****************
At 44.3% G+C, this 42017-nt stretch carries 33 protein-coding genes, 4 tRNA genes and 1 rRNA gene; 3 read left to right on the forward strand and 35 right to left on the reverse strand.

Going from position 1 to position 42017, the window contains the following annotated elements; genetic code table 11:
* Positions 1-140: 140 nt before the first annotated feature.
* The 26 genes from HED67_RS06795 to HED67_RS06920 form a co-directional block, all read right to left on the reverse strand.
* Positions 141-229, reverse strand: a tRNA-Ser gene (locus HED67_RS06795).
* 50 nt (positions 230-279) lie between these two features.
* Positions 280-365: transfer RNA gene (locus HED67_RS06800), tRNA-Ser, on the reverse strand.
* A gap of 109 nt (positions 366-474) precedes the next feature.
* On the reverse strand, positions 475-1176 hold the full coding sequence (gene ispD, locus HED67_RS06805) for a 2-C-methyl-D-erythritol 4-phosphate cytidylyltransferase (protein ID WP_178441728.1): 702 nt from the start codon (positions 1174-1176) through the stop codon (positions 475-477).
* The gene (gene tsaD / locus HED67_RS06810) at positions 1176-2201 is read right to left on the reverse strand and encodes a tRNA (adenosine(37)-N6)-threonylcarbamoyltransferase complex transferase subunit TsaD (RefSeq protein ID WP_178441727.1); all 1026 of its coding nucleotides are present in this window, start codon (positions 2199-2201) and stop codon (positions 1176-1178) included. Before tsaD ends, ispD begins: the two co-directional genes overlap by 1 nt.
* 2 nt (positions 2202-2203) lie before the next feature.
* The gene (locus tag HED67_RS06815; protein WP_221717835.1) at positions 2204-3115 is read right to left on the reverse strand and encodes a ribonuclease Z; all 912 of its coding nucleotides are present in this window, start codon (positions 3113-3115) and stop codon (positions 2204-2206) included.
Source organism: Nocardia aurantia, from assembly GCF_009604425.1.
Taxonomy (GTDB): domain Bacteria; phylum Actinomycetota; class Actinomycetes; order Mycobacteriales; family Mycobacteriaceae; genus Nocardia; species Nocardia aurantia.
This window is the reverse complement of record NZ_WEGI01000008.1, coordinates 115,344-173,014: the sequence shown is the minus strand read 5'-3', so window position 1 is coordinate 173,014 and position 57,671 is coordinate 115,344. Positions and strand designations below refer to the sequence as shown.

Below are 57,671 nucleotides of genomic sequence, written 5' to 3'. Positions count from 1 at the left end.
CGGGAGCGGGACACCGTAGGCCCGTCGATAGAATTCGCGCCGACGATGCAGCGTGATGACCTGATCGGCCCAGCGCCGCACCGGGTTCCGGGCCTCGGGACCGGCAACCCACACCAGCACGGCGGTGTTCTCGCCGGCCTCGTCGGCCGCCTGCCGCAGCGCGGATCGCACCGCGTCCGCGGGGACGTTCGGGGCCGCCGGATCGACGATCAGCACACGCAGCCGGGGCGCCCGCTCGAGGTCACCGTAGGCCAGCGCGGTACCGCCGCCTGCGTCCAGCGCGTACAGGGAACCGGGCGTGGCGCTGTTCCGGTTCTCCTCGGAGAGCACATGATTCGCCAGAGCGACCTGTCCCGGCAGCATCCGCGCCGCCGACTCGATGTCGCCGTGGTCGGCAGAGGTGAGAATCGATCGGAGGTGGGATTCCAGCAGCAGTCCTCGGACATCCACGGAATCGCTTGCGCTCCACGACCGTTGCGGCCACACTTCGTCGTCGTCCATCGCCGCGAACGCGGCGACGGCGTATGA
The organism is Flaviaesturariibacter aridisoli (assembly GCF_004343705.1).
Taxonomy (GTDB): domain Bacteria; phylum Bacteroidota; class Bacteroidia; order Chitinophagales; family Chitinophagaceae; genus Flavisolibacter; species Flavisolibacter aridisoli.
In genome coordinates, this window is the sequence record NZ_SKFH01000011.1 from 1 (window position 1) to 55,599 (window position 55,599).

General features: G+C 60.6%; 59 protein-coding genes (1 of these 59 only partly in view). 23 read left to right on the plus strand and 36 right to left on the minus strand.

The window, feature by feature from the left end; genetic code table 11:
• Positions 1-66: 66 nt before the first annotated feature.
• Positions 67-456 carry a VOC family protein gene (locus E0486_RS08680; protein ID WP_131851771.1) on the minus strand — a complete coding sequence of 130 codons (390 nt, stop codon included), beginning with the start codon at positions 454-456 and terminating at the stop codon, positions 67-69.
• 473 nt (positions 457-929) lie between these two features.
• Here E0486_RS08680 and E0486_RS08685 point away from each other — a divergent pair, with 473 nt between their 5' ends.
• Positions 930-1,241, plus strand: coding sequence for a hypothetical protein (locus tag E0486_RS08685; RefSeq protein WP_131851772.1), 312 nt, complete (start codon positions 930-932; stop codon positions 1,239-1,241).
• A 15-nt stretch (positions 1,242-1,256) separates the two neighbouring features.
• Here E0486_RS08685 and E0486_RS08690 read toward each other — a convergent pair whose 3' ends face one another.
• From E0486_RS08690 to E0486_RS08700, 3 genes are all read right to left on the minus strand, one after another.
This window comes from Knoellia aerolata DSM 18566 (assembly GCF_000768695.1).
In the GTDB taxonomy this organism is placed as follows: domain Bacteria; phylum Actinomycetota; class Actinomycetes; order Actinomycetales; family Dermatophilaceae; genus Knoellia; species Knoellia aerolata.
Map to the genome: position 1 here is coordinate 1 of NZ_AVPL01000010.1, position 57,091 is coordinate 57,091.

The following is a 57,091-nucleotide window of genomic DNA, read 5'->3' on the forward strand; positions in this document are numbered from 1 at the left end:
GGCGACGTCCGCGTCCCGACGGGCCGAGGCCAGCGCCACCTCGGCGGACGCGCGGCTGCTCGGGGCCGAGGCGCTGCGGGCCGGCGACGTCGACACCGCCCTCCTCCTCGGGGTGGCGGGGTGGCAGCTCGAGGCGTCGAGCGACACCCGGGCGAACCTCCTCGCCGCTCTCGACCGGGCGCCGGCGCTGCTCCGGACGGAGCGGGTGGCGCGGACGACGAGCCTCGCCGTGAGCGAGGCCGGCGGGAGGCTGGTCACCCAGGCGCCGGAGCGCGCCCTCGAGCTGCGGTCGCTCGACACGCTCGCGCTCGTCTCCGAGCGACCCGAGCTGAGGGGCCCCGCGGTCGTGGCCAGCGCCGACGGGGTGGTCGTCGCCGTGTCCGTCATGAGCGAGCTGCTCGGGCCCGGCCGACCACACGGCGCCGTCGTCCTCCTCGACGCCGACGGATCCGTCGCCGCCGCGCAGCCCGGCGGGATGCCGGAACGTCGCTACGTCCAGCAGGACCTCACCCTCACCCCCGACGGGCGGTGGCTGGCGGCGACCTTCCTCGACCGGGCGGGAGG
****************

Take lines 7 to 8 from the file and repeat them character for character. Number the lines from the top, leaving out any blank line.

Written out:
* Positions 280-365: transfer RNA gene (locus HED67_RS06800), tRNA-Ser, on the reverse strand.
* A gap of 109 nt (positions 366-474) precedes the next feature.